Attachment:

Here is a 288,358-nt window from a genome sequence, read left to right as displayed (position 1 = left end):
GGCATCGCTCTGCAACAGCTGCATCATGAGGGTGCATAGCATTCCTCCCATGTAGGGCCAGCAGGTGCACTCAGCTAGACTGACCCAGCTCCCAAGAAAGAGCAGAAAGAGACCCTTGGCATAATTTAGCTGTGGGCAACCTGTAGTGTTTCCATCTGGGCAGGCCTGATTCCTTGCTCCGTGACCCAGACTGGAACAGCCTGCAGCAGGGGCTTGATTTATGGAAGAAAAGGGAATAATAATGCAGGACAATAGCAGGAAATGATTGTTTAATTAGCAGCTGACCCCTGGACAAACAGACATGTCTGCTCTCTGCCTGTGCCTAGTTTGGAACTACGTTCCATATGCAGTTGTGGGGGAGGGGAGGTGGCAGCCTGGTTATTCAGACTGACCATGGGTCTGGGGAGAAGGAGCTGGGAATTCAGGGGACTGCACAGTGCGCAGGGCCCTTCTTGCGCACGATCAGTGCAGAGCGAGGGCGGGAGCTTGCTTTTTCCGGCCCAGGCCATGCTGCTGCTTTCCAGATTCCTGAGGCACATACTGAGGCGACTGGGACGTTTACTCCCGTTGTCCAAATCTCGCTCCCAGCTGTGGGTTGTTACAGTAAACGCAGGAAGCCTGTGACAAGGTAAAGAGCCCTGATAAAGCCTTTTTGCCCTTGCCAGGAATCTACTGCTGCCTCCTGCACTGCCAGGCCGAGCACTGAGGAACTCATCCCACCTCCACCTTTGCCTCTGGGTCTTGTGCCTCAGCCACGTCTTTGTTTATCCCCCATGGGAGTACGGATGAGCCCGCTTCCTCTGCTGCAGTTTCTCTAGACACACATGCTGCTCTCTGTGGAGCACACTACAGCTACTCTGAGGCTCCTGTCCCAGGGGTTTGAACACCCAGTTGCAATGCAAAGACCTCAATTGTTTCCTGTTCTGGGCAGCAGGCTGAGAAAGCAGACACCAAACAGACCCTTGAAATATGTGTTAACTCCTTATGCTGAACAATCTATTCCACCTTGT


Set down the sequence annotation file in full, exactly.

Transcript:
Here is a 288,358-nt window from a genome sequence, read left to right as displayed (position 1 = left end):
GGCATCGCTCTGCAACAGCTGCATCATGAGGGTGCATAGCATTCCTCCCATGTAGGGCCAGCAGGTGCACTCAGCTAGACTGACCCAGCTCCCAAGAAAGAGCAGAAAGAGACCCTTGGCATAATTTAGCTGTGGGCAACCTGTAGTGTTTCCATCTGGGCAGGCCTGATTCCTTGCTCCGTGACCCAGACTGGAACAGCCTGCAGCAGGGGCTTGATTTATGGAAGAAAAGGGAATAATAATGCAGGACAATAGCAGGAAATGATTGTTTAATTAGCAGCTGACCCCTGGACAAACAGACATGTCTGCTCTCTGCCTGTGCCTAGTTTGGAACTACGTTCCATATGCAGTTGTGGGGGAGGGGAGGTGGCAGCCTGGTTATTCAGACTGACCATGGGTCTGGGGAGAAGGAGCTGGGAATTCAGGGGACTGCACAGTGCGCAGGGCCCTTCTTGCGCACGATCAGTGCAGAGCGAGGGCGGGAGCTTGCTTTTTCCGGCCCAGGCCATGCTGCTGCTTTCCAGATTCCTGAGGCACATACTGAGGCGACTGGGACGTTTACTCCCGTTGTCCAAATCTCGCTCCCAGCTGTGGGTTGTTACAGTAAACGCAGGAAGCCTGTGACAAGGTAAAGAGCCCTGATAAAGCCTTTTTGCCCTTGCCAGGAATCTACTGCTGCCTCCTGCACTGCCAGGCCGAGCACTGAGGAACTCATCCCACCTCCACCTTTGCCTCTGGGTCTTGTGCCTCAGCCACGTCTTTGTTTATCCCCCATGGGAGTACGGATGAGCCCGCTTCCTCTGCTGCAGTTTCTCTAGACACACATGCTGCTCTCTGTGGAGCACACTACAGCTACTCTGAGGCTCCTGTCCCAGGGGTTTGAACACCCAGTTGCAATGCAAAGACCTCAATTGTTTCCTGTTCTGGGCAGCAGGCTGAGAAAGCAGACACCAAACAGACCCTTGAAATATGTGTTAACTCCTTATGCTGAACAATCTATTCCACCTTGT